I have always been willing and passionate about getting involved in areas related to math, science and coding, but lacked direction in where and how to apply my knowledge to make a difference. My involvement with the Girls Computing League (GCL), as well as, research opportunities and competitions such as Ashoka and T-mobile have inspired me to continue stepping up to make change. Networking and asking for feedback has helped me to advance and reflect on other ideas, be creative, and not become tunnel visioned. It has been my experience that when groups work collaboratively they can expand their reach and ultimately make a larger contribution toward their goal.

6. The X Factor: What is different about your project compared to other programs or solutions already out there?

Many different approaches have been described in the scientific literature for segmenting MS lesions. Machine learning, and in particular deep convolutional neural networks, have shown the most promise in recent years. Our approach was to create a testing framework that would allow us to test different combinations of approaches in order to optimize the network's accuracy. We ended up combining a network design known as U-Net with a training technique in which lesion edges are smoothed out, which provided the best overall result.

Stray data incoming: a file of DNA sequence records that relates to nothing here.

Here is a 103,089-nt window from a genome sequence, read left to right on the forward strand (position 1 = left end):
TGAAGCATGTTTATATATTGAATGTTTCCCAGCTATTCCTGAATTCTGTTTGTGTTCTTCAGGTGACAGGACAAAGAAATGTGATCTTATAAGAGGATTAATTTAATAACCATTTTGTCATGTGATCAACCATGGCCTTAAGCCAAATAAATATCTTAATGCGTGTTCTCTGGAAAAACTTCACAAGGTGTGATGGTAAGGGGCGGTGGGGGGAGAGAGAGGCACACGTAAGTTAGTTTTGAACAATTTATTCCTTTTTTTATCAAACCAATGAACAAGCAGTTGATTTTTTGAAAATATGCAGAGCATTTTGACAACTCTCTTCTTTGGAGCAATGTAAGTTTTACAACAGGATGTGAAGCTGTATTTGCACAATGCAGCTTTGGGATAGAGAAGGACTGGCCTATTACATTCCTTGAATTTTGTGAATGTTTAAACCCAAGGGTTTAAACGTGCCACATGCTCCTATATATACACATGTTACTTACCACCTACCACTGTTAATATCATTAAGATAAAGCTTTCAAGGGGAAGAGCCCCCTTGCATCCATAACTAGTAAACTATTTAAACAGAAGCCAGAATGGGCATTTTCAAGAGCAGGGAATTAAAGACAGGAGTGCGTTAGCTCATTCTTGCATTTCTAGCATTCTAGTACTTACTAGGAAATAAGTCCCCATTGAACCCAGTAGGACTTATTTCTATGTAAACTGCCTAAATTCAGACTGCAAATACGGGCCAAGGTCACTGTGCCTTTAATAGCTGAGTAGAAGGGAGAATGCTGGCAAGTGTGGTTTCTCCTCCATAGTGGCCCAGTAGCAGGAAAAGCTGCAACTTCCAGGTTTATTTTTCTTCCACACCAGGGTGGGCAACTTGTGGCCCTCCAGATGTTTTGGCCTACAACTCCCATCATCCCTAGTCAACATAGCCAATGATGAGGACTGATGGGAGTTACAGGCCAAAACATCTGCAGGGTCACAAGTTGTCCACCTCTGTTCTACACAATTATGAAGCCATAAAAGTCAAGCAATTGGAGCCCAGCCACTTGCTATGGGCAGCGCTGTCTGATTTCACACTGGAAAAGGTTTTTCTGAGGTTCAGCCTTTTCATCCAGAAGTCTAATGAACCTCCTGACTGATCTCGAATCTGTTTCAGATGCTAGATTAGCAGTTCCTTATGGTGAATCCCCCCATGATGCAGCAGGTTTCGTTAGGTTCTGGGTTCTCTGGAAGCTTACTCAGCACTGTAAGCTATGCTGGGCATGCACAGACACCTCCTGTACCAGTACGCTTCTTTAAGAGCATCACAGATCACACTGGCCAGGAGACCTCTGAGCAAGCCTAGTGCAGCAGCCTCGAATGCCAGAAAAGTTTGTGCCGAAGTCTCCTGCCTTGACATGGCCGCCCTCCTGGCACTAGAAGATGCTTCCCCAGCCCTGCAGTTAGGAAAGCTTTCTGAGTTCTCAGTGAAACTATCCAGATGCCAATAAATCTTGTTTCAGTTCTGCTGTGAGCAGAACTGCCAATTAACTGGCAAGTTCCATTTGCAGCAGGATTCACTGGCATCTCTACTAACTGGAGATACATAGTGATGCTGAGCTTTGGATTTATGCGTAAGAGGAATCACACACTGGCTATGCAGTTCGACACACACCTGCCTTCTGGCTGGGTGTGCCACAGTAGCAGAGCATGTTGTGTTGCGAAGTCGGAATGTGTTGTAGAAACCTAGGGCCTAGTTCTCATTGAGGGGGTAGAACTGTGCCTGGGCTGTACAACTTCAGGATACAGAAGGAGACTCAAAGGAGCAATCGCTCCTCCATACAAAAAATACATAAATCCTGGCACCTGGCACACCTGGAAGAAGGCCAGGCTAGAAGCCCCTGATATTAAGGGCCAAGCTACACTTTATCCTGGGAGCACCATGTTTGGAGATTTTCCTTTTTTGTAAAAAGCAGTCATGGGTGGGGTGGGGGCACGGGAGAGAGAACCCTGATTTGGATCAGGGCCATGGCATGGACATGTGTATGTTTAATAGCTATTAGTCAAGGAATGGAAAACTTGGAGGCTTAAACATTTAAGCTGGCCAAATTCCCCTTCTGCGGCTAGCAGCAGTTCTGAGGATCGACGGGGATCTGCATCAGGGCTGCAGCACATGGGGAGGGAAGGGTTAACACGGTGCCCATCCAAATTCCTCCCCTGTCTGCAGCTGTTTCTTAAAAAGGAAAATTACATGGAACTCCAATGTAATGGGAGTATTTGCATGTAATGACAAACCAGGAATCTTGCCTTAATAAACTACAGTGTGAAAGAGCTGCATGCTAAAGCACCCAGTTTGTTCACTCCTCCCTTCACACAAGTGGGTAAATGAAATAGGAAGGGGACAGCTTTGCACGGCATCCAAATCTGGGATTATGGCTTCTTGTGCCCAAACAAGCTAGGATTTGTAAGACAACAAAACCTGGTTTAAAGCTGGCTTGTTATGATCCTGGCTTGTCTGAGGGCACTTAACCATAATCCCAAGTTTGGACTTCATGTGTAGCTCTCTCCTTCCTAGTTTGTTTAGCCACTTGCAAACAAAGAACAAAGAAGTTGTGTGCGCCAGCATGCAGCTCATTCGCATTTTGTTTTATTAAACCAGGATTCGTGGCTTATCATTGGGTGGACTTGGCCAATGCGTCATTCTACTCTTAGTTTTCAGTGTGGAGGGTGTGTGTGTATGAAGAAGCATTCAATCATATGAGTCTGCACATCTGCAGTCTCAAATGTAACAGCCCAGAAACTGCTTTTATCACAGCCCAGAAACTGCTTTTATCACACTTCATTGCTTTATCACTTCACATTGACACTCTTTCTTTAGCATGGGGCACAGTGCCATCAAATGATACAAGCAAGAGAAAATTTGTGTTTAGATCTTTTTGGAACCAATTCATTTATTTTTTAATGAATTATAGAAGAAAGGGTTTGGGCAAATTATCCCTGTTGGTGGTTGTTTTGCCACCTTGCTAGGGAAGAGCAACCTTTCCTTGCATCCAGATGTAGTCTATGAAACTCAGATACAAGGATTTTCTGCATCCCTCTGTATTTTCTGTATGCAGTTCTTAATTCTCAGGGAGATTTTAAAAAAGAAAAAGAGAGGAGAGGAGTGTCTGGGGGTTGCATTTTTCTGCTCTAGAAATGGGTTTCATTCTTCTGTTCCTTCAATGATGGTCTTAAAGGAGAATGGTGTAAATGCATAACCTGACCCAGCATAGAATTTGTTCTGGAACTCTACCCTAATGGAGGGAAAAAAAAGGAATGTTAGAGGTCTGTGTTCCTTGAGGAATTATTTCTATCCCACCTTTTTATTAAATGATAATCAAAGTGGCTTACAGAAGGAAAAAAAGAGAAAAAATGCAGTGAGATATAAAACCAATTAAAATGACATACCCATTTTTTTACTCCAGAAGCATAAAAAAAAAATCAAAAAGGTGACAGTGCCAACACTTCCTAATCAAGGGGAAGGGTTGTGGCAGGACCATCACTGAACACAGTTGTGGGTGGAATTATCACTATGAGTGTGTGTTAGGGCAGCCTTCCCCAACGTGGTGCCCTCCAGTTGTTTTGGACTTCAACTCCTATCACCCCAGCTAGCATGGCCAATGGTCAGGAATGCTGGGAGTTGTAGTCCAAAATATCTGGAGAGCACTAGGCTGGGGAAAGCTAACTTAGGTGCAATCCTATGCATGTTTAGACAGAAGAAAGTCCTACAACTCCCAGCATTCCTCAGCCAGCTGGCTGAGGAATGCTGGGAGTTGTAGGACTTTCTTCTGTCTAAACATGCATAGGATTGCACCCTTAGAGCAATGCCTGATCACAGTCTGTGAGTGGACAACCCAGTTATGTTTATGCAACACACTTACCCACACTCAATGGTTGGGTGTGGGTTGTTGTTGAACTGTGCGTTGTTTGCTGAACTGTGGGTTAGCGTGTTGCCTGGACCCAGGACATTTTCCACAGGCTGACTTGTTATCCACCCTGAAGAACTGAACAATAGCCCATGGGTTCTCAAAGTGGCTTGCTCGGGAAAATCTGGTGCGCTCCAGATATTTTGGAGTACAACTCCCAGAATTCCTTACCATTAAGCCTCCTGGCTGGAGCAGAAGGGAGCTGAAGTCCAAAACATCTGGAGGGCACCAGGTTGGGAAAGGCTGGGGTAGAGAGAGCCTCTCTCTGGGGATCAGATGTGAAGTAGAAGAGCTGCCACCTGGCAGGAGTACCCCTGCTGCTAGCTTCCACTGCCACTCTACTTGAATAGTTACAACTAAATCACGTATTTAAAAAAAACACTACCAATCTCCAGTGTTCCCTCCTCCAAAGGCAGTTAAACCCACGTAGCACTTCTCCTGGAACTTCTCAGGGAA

7. Impact: How has your project made a difference so far?

We measure the accuracy of the network's segmentation output using a variety of metrics. One of the most commonly accepted is the Dice Segmentation Score, which is a ratio of how much the predicted segments align to the ground truth segments manually performed by expert radiologist for the training set. In addition to Dice we use other calculations such as the positive predictive value and volume difference. As we keep improving the design we will follow these metrics in order to detect whether the network is approaching or surpassing the accuracy of human radiologists. As we make our results publicly available for others to use via open source, we will track popularity and utilization of those techniques by others.